Transitions Roundtable

Feb. 1, 2019
There are so many moving parts when it comes to selling a dental practice. One thing to consider is hiring an associate and using a buy-out formula. This has multiple advantages for both the selling dentist and the associate. These two experts explain the advantages.

We ask two experts the same question on a complex issue.

William P. Prescott, JD, EMBA

The transition buy-out formula is dependent upon how long the practice owner plans to work prior to the sale. If the practice owner wants to work fewer than seven years, he or she should consider hiring an associate, sell the entire practice in one to three years, and continue to work with the new owner for three or four years if the patient base is sufficient, and by mutual agreement thereafter. Should the new owner terminate the former owner’s employment without cause, the restrictive covenants could become null and void.

The purchase price is determined after the associate works one year in the practice on a full-time basis and is increased by the cost of replacement equipment and mutually agreed upon equipment and technology. It is then depreciated over a 10-year stra qight-line basis.

The advantage of a complete sale is that there is one owner and the complexities of co-ownership can be avoided. In addition, the parties receive favorable asset treatment, which means the new owner can deduct all assets purchased and the selling owner will receive primarily capital gains. It’s a win-win for both.

If the doctors enter into co-ownership, there are three choices for the buyout formula in light of a fixed buy-in price: formula, appraisal, and fixed price. I usually recommend a formula because it accounts for growth or decline.

Appraisals are costly, take time, and values vary significantly among appraisers. If used, the appraisal methodology should be specified, and the buy-out agreement should provide that the last appraisal will control if a new appraisal is not obtained. Fixed price is used when the departing owner plans to leave within a relatively short time.

The formula, appraisal methodology, or agreed value should consider whether the business and tax structure of the co-ownership benefits the departing or remaining owner in that it needs to be tax-balanced so that one owner does not receive a tax benefit to the detriment of the other.

It is not only important to consider how the associate enters the practice, it is also vital to consider how the buy-out works in light of how long the existing owner plans to work.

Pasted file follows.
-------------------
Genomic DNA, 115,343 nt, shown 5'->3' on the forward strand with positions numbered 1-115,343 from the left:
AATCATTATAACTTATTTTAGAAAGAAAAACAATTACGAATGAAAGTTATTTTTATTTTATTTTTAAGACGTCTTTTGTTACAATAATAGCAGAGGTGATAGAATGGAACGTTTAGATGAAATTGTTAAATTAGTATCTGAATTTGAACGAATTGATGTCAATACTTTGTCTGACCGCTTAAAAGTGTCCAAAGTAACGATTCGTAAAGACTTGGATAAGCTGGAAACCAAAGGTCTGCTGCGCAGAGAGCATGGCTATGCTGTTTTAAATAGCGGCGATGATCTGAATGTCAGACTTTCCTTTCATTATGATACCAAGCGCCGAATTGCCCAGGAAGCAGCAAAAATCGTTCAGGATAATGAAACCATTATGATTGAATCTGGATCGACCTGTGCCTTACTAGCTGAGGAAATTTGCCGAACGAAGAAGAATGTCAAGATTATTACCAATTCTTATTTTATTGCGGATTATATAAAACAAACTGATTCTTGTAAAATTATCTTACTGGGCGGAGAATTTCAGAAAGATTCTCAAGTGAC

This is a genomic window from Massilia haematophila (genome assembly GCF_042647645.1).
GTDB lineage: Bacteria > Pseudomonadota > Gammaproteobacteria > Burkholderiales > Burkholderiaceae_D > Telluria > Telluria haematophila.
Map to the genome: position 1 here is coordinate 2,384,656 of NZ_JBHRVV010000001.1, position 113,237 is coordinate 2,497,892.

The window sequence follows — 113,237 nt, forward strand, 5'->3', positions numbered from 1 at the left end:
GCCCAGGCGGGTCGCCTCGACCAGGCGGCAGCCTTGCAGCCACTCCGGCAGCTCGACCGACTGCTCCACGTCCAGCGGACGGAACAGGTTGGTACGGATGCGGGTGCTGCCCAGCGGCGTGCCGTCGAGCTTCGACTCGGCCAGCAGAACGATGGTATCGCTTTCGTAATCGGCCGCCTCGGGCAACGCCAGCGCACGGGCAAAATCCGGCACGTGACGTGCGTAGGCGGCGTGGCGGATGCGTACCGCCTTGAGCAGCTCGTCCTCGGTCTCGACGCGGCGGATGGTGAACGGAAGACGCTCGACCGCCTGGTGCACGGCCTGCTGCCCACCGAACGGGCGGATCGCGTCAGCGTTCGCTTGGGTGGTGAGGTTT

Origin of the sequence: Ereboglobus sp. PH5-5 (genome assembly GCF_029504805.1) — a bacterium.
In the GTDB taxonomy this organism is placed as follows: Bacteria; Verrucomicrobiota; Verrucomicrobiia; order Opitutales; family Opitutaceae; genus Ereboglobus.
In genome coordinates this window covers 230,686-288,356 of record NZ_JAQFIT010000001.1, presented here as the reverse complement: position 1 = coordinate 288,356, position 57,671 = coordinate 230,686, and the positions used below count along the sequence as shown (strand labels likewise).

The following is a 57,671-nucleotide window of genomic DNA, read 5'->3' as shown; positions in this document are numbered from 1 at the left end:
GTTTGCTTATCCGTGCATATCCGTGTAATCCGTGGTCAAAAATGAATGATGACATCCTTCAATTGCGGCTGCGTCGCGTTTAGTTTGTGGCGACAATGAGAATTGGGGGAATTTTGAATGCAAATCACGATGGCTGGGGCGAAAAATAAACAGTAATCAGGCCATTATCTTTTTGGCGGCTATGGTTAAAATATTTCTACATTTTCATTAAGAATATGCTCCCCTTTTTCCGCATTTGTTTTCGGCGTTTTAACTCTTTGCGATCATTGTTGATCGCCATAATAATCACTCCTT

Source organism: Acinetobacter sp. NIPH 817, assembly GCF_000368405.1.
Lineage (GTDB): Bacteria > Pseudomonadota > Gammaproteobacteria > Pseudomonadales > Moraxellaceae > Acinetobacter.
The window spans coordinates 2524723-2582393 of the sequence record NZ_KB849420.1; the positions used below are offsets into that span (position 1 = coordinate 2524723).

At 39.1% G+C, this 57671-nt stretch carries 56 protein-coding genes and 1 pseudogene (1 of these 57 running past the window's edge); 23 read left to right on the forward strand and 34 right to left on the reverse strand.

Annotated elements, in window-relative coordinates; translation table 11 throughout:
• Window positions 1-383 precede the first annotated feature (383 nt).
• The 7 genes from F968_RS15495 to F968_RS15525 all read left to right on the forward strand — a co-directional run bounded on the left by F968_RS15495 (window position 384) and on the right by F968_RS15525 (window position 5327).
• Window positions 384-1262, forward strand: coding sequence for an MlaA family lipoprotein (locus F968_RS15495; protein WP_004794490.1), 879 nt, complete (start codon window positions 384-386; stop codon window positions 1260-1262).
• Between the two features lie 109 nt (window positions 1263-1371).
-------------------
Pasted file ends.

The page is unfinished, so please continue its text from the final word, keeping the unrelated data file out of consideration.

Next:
Allen Schiff, CFE, Cpa

There are so many variables to consider. Some of the immediate questions that come to mind are: When do you hire an associate? When is the time for an associate? How do you know it’s time for an associate? As you can see, a lot of this decision has to do with timing.

I’m sure as you approach this point in your career many thoughts run through your mind that not only include timing but the impact this decision will have on your earnings, how the team will feel about your decision, and if you offer a partnership, how will the practice value be determined?

As a dental CPA, I use a rule of thumb for most general practices. I like the practice to be collecting $1,200,000 on an annual basis before considering adding an associate. The allocation of the $1,200,000 would be $900,000 for the doctor and $300,000 for the hygiene department.

I am of the opinion that if you bring in an associate before you reach these dollar thresholds, then you are just sharing and splitting the profits with another professional. Otherwise, you could just be doing the dentistry yourself and sharing your own profits with yourself.

You may want to consider including your team in the important search for an associate. Many of our clients have invited the proposed associate into their offices to shadow the office, meet the team, and feel the office culture and environment before a formal offer.

As you go through the associate search, my suggestion is to freeze the value of the practice before the associate joins. Why? Think of it from the associate’s perspective. If the associate is incentivized to produce and generate additional dentistry, what do you think is going through his or her mind during this critical time? The person is thinking, “Although I’m producing now and getting paid for such production, what happens when it’s time for me to buy in? I’m creating a larger buy-in for myself.” This a disincentive to produce!

In order to get around this dilemma, I suggest you and the associate agree to freeze the value at the date of hire. Doing so creates the understanding at the beginning that this will not be counterproductive, and it will create clarity, understanding, and set the expectations of the parties.

About the Author

Allen M. Schiff, CPA, CFE

Allen M. Schiff, CPA, CFE, is a founding member of the Academy of Dental CPAs. This group of very knowledgeable CPA firms specializes in practice management services for the dental industry. He serves on the ADCPA executive committee and is the current president of the ADCPA. Reach him at (410) 321-7707 or [email protected].

Updated February 20, 2019

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